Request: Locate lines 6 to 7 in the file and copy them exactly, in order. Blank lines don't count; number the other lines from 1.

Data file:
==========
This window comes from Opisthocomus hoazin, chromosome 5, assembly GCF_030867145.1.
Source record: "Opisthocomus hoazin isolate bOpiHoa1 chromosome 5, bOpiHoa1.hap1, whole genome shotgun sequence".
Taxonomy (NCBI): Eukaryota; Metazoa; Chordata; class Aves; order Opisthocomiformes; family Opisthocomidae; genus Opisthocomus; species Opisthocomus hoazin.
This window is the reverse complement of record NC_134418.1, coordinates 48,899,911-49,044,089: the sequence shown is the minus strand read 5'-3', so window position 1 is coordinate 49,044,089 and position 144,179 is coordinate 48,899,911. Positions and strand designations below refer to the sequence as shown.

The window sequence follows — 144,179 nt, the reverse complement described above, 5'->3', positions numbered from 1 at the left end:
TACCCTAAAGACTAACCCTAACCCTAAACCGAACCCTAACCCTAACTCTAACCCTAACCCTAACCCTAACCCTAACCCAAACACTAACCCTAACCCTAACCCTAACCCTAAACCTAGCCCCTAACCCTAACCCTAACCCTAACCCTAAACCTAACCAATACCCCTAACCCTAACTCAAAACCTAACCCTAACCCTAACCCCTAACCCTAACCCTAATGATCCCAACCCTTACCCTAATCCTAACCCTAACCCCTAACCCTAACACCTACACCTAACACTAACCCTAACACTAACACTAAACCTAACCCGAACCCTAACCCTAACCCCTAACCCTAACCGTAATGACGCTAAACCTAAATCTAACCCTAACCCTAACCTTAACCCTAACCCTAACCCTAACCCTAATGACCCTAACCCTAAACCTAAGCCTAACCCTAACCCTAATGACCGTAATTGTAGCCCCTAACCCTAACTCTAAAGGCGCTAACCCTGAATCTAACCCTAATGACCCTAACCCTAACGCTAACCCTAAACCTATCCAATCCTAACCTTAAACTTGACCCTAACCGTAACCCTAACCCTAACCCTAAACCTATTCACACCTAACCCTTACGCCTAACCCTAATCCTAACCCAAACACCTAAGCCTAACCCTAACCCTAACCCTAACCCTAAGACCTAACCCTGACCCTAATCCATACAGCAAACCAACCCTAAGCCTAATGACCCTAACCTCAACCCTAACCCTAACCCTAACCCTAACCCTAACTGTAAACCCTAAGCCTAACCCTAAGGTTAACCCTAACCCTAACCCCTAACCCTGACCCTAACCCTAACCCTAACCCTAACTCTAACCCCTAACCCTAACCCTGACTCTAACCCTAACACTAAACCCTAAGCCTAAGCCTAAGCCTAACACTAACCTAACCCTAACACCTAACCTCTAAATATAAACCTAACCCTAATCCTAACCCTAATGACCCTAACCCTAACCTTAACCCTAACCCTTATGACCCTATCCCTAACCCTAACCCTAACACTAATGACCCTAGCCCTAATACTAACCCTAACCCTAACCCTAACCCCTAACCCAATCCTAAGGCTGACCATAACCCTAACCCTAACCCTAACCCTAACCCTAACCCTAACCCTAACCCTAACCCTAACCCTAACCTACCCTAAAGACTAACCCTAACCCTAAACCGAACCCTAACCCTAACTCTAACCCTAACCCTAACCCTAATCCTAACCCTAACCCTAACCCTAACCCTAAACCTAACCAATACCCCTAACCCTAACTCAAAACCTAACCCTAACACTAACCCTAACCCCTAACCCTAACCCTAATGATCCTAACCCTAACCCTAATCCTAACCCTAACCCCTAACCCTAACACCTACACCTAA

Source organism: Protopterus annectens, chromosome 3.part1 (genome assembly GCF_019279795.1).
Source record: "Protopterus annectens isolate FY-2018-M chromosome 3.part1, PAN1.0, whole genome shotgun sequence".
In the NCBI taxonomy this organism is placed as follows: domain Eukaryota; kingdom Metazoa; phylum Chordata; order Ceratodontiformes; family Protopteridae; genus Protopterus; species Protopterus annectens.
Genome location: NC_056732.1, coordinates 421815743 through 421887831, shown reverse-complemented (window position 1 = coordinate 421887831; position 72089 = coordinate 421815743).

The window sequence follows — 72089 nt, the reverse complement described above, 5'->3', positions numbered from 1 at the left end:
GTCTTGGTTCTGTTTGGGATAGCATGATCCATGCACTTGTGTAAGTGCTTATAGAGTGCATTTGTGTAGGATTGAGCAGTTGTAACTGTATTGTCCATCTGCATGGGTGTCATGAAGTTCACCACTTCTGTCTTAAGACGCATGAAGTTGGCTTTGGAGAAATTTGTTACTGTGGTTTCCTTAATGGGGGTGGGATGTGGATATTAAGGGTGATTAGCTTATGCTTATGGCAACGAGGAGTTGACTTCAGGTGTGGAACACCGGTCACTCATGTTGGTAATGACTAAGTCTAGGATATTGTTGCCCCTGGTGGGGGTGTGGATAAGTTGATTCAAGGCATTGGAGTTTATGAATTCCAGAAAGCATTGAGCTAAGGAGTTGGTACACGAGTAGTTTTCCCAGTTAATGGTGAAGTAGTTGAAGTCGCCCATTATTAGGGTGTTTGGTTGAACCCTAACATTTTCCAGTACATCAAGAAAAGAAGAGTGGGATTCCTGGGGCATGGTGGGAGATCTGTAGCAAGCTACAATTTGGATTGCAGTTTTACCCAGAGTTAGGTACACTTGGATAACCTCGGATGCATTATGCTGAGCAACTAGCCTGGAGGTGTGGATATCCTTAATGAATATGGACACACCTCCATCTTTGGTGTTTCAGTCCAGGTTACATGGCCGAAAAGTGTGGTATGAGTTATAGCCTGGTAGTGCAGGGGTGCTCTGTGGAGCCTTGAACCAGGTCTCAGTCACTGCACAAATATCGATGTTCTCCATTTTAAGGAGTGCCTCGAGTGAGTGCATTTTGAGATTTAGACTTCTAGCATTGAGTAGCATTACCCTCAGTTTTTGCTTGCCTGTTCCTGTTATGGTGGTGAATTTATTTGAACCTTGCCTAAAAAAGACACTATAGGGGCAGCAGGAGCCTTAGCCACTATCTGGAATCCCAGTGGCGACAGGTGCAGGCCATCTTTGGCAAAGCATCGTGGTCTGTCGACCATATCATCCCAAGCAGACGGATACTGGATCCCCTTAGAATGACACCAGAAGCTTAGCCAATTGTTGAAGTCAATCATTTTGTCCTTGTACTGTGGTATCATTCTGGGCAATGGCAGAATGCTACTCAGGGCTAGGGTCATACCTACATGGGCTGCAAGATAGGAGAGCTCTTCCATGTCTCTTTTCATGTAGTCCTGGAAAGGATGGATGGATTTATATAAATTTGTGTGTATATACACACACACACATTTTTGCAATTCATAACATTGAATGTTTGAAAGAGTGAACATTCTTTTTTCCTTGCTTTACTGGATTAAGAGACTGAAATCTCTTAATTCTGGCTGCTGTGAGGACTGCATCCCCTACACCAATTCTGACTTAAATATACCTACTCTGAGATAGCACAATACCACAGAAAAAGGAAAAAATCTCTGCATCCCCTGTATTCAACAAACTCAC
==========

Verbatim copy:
TACCCTAAAGACTAACCCTAACCCTAAACCGAACCCTAACCCTAACTCTAACCCTAACCCTAACCCTAACCCTAACCCAAACACTAACCCTAACCCTAACCCTAACCCTAAACCTAGCCCCTAACCCTAACCCTAACCCTAACCCTAAACCTAACCAATACCCCTAACCCTAACTCAAAACCTAACCCTAACCCTAACCCCTAACCCTAACCCTAATGATCCCAACCCTTACCCTAATCCTAACCCTAACCCCTAACCCTAACACCTACACCTAACACTAACCCTAACACTAACACTAAACCTAACCCGAACCCTAACCCTAACCCCTAACCCTAACCGTAATGACGCTAAACCTAAATCTAACCCTAACCCTAACCTTAACCCTAACCCTAACCCTAACCCTAATGACCCTAACCCTAAACCTAAGCCTAACCCTAACCCTAATGACCGTAATTGTAGCCCCTAACCCTAACTCTAAAGGCGCTAACCCTGAATCTAACCCTAATGACCCTAACCCTAACGCTAACCCTAAACCTATCCAATCCTAACCTTAAACTTGACCCTAACCGTAACCCTAACCCTAACCCTAAACCTATTCACACCTAACCCTTACGCCTAACCCTAATCCTAACCCAAACACCTAAGCCTAACCCTAACCCTAACCCTAACCCTAAGACCTAACCCTGACCCTAATCCATACAGCAAACCAACCCTAAGCCTAATGACCCTAACCTCAACCCTAACCCTAACCCTAACCCTAACCCTAACTGTAAACCCTAAGCCTAACCCTAAGGTTAACCCTAACCCTAACCCCTAACCCTGACCCTAACCCTAACCCTAACCCTAACTCTAACCCCTAACCCTAACCCTGACTCTAACCCTAACACTAAACCCTAAGCCTAAGCCTAAGCCTAACACTAACCTAACCCTAACACCTAACCTCTAAATATAAACCTAACCCTAATCCTAACCCTAATGACCCTAACCCTAACCTTAACCCTAACCCTTATGACCCTATCCCTAACCCTAACCCTAACACTAATGACCCTAGCCCTAATACTAACCCTAACCCTAACCCTAACCCCTAACCCAATCCTAAGGCTGACCATAACCCTAACCCTAACCCTAACCCTAACCCTAACCCTAACCCTAACCCTAACCCTAACCCTAACCTACCCTAAAGACTAACCCTAACCCTAAACCGAACCCTAACCCTAACTCTAACCCTAACCCTAACCCTAATCCTAACCCTAACCCTAACCCTAACCCTAAACCTAACCAATACCCCTAACCCTAACTCAAAACCTAACCCTAACACTAACCCTAACCCCTAACCCTAACCCTAATGATCCTAACCCTAACCCTAATCCTAACCCTAACCCCTAACCCTAACACCTACACCTAA

Source organism: Protopterus annectens, chromosome 3.part1 (genome assembly GCF_019279795.1).